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Future Indefinite (Simple) Tense

The future simple tense is used to express actions in the future. There are 2 ways to express the future simple tense: will and going to.

The future simple tense using will:

– The affirmative case.

– The negative case.

– The interrogative case.

the future simple tense using going to:

– The affirmative case.

– The negative case.

– The interrogative case.

 

Future simple tense using will

 

The affirmative future simple tense using will:

It consists of will + infinitive

For example:

  • Jack will go to the airport tomorrow.
  • Certainly, I will clean my room in the evening.

 

The negative future simple tense using will:

The subject + will not (won’t) + infinitive

For example:

  • I think Sony won’t leave the town next week.
  • The queen will not appear to the public this year.

 

The interrogative future simple tense using will:

How to make questions using the future simple tense:

will + the subject (noun/ pronoun) + ( the infinitive) + the rest of the sentence?

For example:

The question: Will John send flowers tomorrow?

The answer: Yes, he will / No, he will not.

 

Note: questions made with question words (how, when, where, why, etc,) are constructed as follows:

Question word + will + the subject (noun/ pronoun) + ( the infinitive) + the rest of the sentence?

 

For example:

The question: When will you go to the cinema?

The answer: I will go to the cinema tonight.

 

Future simple tense using going to

 

The affirmative future simple tense using going to:

It consists of :

“To be + going to + infinitive”

I + am + going to + infinitive

He, she, it + is + going to + infinitive

We, you, they + are+ going to + infinitive

 

For example:

  • Jack is going to go to the airport tomorrow, everything is planned.
  • I am going to clean my room in the evening.
  • My friends are going to play a match next week, we arranged it together.

 

The negative future simple tense:

The subject + to be + not + going to + infinitive

For example:

  • Sony is not going to leave the town next week.
  • The queen and the king are not going to appear to the public this year.

 

The interrogative present simple tense:

How to make questions using the present simple tense:

To be + the subject (noun/ pronoun) + going to + infinitive + the rest of the sentence?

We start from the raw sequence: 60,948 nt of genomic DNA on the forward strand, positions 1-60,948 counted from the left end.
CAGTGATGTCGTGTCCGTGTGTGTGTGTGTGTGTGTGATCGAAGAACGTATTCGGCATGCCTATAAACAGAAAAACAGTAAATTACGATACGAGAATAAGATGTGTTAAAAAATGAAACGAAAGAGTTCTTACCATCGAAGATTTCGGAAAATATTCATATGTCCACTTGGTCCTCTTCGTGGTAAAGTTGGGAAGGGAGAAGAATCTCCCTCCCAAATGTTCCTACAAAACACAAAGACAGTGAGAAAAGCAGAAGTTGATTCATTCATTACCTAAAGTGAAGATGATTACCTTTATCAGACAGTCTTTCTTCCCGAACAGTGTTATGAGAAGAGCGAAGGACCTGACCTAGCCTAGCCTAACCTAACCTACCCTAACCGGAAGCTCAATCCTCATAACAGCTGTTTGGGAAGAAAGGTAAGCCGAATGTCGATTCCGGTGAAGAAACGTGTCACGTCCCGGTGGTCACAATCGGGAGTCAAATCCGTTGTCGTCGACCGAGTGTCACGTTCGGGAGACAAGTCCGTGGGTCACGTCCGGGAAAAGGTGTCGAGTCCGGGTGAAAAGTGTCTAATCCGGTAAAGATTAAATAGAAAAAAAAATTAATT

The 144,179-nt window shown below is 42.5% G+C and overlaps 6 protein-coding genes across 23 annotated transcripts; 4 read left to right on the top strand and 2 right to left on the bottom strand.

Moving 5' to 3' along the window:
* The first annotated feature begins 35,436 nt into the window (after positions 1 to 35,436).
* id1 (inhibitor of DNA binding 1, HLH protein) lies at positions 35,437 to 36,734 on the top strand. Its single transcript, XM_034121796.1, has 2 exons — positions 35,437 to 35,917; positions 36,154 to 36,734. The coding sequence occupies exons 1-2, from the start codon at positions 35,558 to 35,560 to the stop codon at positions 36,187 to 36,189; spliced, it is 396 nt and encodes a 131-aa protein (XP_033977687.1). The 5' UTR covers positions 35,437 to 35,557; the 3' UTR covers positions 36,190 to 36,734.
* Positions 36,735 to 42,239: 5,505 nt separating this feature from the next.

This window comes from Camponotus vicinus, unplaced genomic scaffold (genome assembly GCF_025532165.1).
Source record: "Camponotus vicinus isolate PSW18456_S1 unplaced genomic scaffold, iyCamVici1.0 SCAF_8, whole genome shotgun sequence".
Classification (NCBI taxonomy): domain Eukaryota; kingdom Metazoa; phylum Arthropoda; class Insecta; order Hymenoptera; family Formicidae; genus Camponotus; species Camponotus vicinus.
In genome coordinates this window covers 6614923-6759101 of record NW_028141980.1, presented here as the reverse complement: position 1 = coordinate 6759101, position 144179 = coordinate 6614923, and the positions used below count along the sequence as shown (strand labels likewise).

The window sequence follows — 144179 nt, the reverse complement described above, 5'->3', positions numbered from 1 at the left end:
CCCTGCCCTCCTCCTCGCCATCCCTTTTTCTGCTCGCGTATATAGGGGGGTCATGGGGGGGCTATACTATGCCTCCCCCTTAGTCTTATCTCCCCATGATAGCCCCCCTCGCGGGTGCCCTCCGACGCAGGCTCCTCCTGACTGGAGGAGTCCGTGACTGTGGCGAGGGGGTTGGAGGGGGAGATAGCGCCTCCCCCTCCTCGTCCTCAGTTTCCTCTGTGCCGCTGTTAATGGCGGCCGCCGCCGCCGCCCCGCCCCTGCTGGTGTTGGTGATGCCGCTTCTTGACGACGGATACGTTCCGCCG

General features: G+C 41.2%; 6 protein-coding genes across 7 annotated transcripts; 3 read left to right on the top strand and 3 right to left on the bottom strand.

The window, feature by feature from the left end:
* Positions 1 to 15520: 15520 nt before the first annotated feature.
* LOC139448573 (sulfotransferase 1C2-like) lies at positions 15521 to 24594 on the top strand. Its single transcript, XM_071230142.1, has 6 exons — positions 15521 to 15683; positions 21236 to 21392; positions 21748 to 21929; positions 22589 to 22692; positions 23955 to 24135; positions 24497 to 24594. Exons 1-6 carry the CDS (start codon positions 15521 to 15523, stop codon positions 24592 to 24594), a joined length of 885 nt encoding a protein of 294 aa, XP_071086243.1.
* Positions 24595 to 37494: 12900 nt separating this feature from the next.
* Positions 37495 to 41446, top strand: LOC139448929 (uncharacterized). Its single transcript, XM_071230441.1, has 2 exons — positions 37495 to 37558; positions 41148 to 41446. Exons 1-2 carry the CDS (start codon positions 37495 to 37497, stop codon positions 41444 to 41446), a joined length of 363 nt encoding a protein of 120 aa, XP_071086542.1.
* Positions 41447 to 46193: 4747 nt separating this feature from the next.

For example:

The question: Is John going to send flowers tomorrow?

The answer: Yes, he is going to send flowers tomorrow/ No, he is not going to send flowers tomorrow.

 

Note: questions made with question words (how, when, where, why, etc,) are constructed as follows:

Question word + to be + the subject (noun/ pronoun) + going to +        ( the infinitive) + the rest of the sentence?

 

For example:

The question: When are  you going to go to the cinema?

The answer: I am going to go to the cinema tonight.

 

The question: Why are the teachers going to have a party next week?

The answer: They are going to have a party next week because it is the end of the scholar year.

 

 

Both will and going to + infinitive are used to express the future simple tense but each one of them has different usages than the other. In this article, we would like to introduce to you a simple guide to let you differentiate between them.

1. When to use will + infinitive

2. When to use going to + infinitive

 

First, will + infinitive

In the future simple tense, we use will + infinitive in the following cases:

1. To make a prediction (based on no evidence)

For example:

I think Marry will come again tomorrow.

 

2. To talk about facts that accepts no discussions.

For example:

Next Monday, Nickolas will be 31.

 

3. To make immediate decisions at the moment of speech.

For example:

  • Tom: The weather is hot in here.
  • Romeo: I will open the window.

 

4. To make a threat or a promise.

For example:

  • My father promises he will give me a car when I graduate from high school.
  • My father will punish me if I fail in my last year at high school.

 

5. To ask for a request/ make an offer.

For example:

  • Will you help me cook the food?
  • I will help you carry these bags.

Important notes:

Will/ won’t + infinitive comes with the following verbs, adverbs and expressions:

expect, predict, promise, think, believe,  I am afraid, suppose, probably, certainly, perhaps, maybe, certainly.

For example:

He will probably ask for money.

 

Second, going to + infinitive

In the future simple tense, we use going to + infinitive in the following cases:

1. To make a prediction (based on evidence)

For example:

There are no tomatoes in the kitchen, my mother is going to buy some.

2. To talk about: intentions, arrangements and plans.

For example:

  • I am going to travel to London soon.
  • Everything is arranged, we are going to marry next month.

 

Important notes:

Going to + infinitive comes with the verbs and expressions of the following words: decide to, intend to, plan to.

For example:

I am going to quit my job, I have decided.

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